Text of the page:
Last year at this time, we had half of our old house packed up—that type of packing where evidence that there was so much more left to do outweighed any of our frantic progress to get our house ready for the market. Kal was at the apex of a huge work project while I was at the top of my school blues and my anxiety at our next steps. But we had scheduled a trip to Seattle months before to visit one of my best friends and her family, so we swept up our little the tornado to Washington.
We were stressed out to the max despite the beauty around us. On the way to see a waterfall, for example, there was an odd tension between us, that type of marital tension you could slice open to see both our minds on other things, both our focus not matching up with the picture. I remember stress mixed with gratitude mixed with disappointment mixed with relief. It’s a strange combination that feels more and more normal as I hear and read stories of families around me. The snapshot of a moment is a gift since so much more of the hard stuff happens behind the scenes.
I choose not to focus on those parts when I explain the trip to myself or to the kids. I am a better, more appreciative person because of them, but I’m old enough to know the hard is just as part of the good as the good is.
Those hard-life tensions were there, and they were real, but we ended in a better place. Within a few days, the warmth of our hosts, the chance to connect our families together, the ability to show our kids something different let us settle into our vacation despite the inopportune timing.
D’s family and mine spent Thanksgiving together that year. I helped prepare the food while D, whose child got sick that morning, tended to her baby girl. Since we’d been there for several days prior, I had already adjusted to her kitchen. I opened up drawers to get the kids plates and knew where she kept the pan to warm up the stuffing. There was a small beauty in feeling so familiar. That alone was almost as beautiful as watching our kids make Pike’s Market their little playground. Somehow and eventually, we rallied and sat down to eat. She had the weight of guests and a sick daughter on her back while I brought to the table my own baggage. But eat we did; pictures we took; and gosh darn’t we had our irreplaceable memories.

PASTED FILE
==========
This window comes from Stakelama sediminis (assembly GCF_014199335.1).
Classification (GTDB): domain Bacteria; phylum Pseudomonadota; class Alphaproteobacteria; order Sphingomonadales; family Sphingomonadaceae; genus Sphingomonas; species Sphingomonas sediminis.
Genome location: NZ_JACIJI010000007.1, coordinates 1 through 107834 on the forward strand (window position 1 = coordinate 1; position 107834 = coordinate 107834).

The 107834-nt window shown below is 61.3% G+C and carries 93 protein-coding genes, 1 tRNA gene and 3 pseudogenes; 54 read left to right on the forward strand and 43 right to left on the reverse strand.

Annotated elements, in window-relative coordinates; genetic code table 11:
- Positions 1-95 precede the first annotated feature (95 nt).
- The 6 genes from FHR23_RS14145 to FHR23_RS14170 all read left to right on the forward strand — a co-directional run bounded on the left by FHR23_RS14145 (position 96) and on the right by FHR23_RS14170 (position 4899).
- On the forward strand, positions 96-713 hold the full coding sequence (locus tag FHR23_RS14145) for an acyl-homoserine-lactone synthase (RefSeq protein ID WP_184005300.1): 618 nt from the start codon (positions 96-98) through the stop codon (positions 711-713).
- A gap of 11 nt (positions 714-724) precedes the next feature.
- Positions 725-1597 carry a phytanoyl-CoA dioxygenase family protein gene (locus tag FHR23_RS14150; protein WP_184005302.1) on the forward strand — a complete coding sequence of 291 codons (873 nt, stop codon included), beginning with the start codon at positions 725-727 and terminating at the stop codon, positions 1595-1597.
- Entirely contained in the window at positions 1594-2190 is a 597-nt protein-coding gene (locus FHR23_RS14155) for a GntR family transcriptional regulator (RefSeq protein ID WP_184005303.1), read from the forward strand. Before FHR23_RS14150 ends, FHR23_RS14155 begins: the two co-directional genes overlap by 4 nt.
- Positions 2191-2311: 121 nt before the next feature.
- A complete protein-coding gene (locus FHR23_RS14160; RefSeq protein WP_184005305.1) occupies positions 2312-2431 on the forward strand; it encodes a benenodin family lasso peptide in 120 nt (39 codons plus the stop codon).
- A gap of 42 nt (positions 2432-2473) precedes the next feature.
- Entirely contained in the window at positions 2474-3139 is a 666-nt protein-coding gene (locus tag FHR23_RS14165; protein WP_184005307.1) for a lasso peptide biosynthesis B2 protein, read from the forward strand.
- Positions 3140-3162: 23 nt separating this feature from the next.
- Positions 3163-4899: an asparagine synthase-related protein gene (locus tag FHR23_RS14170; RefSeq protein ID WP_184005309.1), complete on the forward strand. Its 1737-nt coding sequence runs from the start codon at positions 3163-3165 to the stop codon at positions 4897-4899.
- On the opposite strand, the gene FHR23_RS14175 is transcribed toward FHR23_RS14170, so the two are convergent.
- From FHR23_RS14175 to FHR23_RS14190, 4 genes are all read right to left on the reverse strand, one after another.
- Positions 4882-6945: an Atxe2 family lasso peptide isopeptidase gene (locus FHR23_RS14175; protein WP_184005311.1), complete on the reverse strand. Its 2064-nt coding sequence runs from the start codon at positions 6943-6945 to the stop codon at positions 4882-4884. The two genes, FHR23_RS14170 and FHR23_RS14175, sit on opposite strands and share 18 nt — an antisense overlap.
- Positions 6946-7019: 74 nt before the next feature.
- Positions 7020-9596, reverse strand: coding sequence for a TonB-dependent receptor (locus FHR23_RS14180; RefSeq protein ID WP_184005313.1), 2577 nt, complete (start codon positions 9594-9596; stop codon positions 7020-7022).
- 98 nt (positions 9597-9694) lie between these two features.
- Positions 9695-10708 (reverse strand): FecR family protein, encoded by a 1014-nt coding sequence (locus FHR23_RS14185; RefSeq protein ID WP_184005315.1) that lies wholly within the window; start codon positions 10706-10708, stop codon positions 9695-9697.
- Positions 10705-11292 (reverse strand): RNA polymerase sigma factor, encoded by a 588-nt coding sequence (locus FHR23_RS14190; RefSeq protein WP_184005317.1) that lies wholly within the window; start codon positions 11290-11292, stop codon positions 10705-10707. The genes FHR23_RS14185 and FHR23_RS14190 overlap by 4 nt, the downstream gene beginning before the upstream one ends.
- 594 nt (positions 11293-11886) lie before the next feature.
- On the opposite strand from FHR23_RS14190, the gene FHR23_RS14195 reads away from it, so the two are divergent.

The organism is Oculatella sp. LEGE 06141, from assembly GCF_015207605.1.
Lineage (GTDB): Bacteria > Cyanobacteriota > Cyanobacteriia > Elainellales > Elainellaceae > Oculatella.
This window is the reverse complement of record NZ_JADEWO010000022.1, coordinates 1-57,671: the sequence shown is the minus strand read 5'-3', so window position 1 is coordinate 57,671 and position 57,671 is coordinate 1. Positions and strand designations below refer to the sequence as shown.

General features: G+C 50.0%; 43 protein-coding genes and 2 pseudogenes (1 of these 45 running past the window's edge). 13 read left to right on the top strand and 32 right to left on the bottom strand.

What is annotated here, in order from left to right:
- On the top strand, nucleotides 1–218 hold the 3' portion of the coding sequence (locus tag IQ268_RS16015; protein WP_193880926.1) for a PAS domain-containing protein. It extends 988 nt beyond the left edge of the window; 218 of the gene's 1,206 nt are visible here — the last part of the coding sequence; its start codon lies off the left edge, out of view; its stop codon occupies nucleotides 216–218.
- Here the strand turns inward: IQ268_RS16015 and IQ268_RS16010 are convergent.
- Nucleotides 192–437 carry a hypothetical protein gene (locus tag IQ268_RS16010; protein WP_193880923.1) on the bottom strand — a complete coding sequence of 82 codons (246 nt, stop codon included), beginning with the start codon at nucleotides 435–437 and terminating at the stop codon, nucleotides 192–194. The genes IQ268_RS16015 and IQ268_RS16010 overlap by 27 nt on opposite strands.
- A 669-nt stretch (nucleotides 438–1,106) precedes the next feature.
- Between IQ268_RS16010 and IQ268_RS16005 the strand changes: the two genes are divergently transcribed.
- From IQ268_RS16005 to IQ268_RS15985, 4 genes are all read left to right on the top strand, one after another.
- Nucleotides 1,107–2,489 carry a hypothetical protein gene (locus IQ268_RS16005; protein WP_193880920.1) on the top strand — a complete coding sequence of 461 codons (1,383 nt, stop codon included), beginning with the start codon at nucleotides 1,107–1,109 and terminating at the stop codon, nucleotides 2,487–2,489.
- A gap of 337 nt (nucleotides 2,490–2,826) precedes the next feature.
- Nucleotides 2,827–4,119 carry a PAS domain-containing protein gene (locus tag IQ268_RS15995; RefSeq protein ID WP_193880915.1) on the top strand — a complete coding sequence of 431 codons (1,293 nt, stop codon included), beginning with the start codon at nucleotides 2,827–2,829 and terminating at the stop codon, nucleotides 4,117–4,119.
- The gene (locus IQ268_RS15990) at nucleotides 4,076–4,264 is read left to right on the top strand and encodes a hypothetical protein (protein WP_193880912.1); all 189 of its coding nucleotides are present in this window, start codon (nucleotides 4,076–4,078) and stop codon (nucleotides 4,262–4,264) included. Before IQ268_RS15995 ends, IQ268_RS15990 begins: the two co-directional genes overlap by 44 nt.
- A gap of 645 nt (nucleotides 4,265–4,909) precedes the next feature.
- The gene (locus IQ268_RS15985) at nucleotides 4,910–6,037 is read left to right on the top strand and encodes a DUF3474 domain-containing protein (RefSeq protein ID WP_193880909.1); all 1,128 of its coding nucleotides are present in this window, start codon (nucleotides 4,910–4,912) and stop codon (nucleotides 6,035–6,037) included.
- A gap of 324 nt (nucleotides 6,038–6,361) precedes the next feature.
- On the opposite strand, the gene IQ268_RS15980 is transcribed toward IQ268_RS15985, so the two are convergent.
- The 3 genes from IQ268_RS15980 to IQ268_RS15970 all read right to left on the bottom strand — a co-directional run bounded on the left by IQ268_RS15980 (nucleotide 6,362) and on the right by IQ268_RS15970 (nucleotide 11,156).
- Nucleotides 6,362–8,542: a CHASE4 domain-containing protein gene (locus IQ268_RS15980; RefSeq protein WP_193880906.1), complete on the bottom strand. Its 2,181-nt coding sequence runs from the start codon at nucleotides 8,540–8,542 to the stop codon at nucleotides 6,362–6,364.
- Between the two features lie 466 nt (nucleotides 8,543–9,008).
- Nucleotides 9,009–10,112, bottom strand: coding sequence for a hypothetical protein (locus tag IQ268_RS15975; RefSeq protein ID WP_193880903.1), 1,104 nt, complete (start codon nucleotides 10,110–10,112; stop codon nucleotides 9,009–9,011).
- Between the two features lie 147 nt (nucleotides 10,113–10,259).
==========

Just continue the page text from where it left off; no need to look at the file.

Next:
A year later now and we’re at 2016’s Thanksgiving. My grandparents and favorite aunt are visiting. They’ve paused their lives to connect with us. The grit behind their visit is the stress I put on myself to get things just perfect. You know, that way you have in your mind you want it all to be before guests arrive. Also, I have always been awful at self-scrutiny in the face of my relatives, no matter how much we love each other. I judge my steps with a heavy hand on the inside even I may appear blithe and confident. My mantra has been to experience them, not stress myself out. But, alas, I’d be lying if I said, it hasn’t been hard that my kids bicker in endless loops 75% of the time and that my introverted side has been running on empty. I’ve been trying to connect to so many things that I worry that I’m neither on point here nor on point there. That’s all the real stuff.
The truth is that I love a clean house. I feel like I should do more about mostly everything all the time. But I am super grateful for the snapshots.
The snapshots of this time together include my aunt and me buying lotto tickets and cigarettes at 11 pm and us running inside off the porch because we heard weird breathing coming at us. It includes long, enlightening conversations that happened in the dark. It includes me baking at 2 am and listening to Sean Hayes. It includes my grandparents, hunched over with mischief, sneaking off to see the well on our property. It includes my friend dropping off homemade pie and joy to the kids during the day, and the kids playing with their friends at night. It includes my son transcribing a letter from my grandpa, who wishes “for a good year” to Santa.
It includes my head on my grandmother’s shoulder when she answered my question, “What would you change about your life if you had the chance to go back in time?” She replied without hesitation, “I’d bring my boy back to life.”
The snapshots also include Layla playing violin in front of the fireplace. It includes my mom handling life while her husband is out of the country. It includes a tiny Asian grandmother straying into my parent’s kitchen while we were cooking. She talked to us in Chinese (true story, I swear) until we recognized she didn’t know where she was but also wasn’t worried about it. The best snapshot of that would be when Kal asked her if she’d like to hold his hand as he walked her down the road back to her grandchildren’s’ house.She did.
The house is quiet again. A candle crackles behind me, and the house smells like pumpkin and vanilla. My most special aunt has her feet up near me, and a show is on that we both like to watch. A throw drapes over her, and I’m warm in my oversized, knitted cardigan. My hands, however, smell of Vicks since Zade keeps coughing. Every few sentences, I hear him cough, and I go from calm to nervous, back to calm again.
In the moments, we have the moments.